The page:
The Bluzelle Oracle, which builds on the company’s vast network of validator nodes, represents the first of its kind that allows interaction with a fully decentralised database. In other words, the oracle reaches into a system that is supported, not by a central authority, but by a community of partners, which is the basis of DeFi’s trustless finance phenomenon.
What’s an Oracle anyhow?
First of all, though, what are “oracles” in the context of decentralised finance?
Don’t confuse the word “oracle” with the popular database brand Oracle Corporation that has made so many tech headlines predating the blockchain oracle, and even the blockchain itself.
Instead, “oracles” in DeFi are ‘consensus entities’ that allow for authoritative input into blockchain smart contracts. Okay, but what is a consensus entity?
One of the best ways to describe a decentralised database, or any other decentralised information source, is that, as mentioned above, these systems run on crowdsourced validation, not validation by a central source (i.e. a bank or accounting firm). Experts explaining this concept urge newbies to think of a wedding ceremony: the vows of the couple are validated first, not by a document or photo documentation, but by the listening ears of the assembled guests. Even if there were no other record of the wedding, the 100 or so participants could, theoretically, authenticate the agreement of the bride and groom to be joined for ever after.
That’s the role of the DeFi oracle, which, in general, provides for ‘multiple data inputs.’ It’s instructive to use the original DeFinition of “oracle” – an individual who speaks with authority – to refer to these authoritative and authenticating data input sources for smart contracts. The oracle also solves various if-then setups in decentralised networks. Suppose a payment is only to be made on a specific condition (e.g. whether somebody worked). The oracle will be the “seer” to validate the work done to receive the reward.
To buttress its authority, like other kinds of premier FinTech solutions, the Bluzelle oracle is ‘Byzantine fault-tolerant.’ What that means is that it has no single point of failure, and that it’s designed to work regardless of a single bad actor or misrepresenting validator party in the chain. The Byzantine fault-tolerant model goes back to ancient history and the practice of validating testimony between multiple stakeholders – generals had to agree on a battle plan based on reported conditions on the ground. If one lied or misrepresented conditions, the plan had to still be valid based on a fault tolerant approach. True to form, today’s DeFi solutions build in this type of safeguard.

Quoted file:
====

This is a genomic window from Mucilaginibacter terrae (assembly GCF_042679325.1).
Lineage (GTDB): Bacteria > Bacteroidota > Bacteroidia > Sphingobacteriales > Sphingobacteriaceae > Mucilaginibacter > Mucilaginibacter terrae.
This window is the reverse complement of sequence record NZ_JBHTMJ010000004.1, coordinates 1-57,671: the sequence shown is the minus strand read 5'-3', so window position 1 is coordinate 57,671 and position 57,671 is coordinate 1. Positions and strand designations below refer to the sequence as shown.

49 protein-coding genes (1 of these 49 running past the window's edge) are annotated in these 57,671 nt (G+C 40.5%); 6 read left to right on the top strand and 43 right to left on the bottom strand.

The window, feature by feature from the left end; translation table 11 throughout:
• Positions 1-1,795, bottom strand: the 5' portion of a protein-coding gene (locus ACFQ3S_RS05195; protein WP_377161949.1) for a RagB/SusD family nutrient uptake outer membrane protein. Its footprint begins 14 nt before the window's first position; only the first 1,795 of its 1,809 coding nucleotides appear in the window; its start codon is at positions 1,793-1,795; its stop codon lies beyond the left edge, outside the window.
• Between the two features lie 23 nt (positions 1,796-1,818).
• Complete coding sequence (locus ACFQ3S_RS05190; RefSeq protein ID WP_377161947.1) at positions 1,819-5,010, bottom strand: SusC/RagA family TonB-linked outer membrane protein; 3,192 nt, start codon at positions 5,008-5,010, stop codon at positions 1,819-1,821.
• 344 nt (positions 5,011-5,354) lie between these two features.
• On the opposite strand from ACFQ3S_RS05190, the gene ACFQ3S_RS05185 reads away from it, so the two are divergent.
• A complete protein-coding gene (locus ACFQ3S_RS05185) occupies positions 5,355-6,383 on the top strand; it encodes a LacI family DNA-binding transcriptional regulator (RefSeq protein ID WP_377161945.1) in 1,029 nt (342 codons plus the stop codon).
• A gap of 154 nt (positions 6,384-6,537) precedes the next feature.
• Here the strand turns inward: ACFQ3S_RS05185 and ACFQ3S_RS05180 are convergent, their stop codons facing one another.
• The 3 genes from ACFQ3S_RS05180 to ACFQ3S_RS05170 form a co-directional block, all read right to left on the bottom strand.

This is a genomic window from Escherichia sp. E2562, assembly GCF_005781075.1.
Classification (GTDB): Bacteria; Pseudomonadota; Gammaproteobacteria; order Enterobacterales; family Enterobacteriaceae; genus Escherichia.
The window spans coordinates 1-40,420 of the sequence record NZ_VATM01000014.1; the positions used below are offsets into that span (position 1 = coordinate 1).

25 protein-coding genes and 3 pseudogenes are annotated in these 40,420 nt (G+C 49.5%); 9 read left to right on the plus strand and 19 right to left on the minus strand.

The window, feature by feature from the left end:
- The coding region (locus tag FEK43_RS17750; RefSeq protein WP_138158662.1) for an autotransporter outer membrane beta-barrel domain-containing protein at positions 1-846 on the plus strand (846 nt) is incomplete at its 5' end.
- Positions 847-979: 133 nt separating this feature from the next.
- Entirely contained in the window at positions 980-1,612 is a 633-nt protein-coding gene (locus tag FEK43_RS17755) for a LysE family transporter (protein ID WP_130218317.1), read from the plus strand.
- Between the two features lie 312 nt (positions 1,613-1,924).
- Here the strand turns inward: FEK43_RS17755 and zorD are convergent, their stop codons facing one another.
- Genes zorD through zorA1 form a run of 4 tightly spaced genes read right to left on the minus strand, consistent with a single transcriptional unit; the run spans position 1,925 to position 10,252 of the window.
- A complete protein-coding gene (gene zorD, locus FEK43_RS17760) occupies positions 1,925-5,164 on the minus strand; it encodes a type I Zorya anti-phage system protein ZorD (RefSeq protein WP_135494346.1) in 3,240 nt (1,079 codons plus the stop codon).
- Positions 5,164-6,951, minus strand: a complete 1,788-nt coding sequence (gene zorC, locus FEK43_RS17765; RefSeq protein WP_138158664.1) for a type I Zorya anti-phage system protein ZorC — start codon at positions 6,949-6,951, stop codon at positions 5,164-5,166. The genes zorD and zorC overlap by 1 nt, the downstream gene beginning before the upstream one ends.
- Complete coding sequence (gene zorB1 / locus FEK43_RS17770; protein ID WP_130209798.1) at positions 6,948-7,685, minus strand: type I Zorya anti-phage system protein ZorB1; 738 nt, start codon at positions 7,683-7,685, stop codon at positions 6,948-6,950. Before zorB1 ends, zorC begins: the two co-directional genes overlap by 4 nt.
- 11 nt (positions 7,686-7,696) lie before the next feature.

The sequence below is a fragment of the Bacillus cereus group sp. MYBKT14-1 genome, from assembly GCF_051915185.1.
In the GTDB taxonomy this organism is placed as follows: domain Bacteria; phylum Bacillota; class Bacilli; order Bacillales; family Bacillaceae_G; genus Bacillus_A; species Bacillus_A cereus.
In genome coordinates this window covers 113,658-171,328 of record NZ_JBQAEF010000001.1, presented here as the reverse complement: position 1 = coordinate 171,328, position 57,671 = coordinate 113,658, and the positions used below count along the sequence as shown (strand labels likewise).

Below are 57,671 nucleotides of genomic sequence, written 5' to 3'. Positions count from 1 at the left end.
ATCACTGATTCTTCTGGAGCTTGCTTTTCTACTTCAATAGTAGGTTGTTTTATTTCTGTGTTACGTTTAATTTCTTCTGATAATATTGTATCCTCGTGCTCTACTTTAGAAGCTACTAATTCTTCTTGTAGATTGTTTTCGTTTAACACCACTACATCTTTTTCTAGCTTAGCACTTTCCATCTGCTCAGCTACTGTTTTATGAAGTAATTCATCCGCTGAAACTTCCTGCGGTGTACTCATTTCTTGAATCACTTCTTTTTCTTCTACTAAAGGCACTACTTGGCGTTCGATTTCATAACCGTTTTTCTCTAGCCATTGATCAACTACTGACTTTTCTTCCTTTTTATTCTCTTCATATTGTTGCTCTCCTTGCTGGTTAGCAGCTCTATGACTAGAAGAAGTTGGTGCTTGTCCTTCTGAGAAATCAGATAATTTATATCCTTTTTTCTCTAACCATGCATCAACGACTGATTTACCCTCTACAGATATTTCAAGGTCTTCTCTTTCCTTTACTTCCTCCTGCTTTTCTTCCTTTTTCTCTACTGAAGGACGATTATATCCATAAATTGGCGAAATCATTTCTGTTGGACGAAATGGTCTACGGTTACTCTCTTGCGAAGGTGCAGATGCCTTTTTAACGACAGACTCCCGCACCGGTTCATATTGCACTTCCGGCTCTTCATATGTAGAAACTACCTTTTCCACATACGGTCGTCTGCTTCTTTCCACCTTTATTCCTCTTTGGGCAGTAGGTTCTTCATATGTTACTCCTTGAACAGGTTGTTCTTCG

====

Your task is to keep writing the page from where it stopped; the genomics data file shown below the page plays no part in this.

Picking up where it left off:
Another feature of this new Bluzelle oracle is a set of stored price feeds that can be accessed on demand. As experts in the industry point out, this can help to solve many problems with black hat actors or malicious parties that try to provide misinformation on pricing. That, some say, is going to be important in a DeFi industry of over $6 billion.
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In general, companies have been one-upping each other on DeFi oracle design for a while. An early outlier, Chainlink, had a favorable version of this technology, with a challenger DIA promoting its own proprietary model that the company contended boosted the accuracy of available options. Then, companies have been looking at how oracles help to scale D-apps and more.
Investors and other stakeholders can look for the oracle to become a more established part of decentralised finance moving forward. For the Bluzelle Oracle in particular, this solution benefits from the company’s familiarity as the “Airbnb of database,” renting space to various partners on its decentralized DB platform. The addition of more tools and resources builds the DeFi ecosystem that clients will use for any number of evolved business use cases.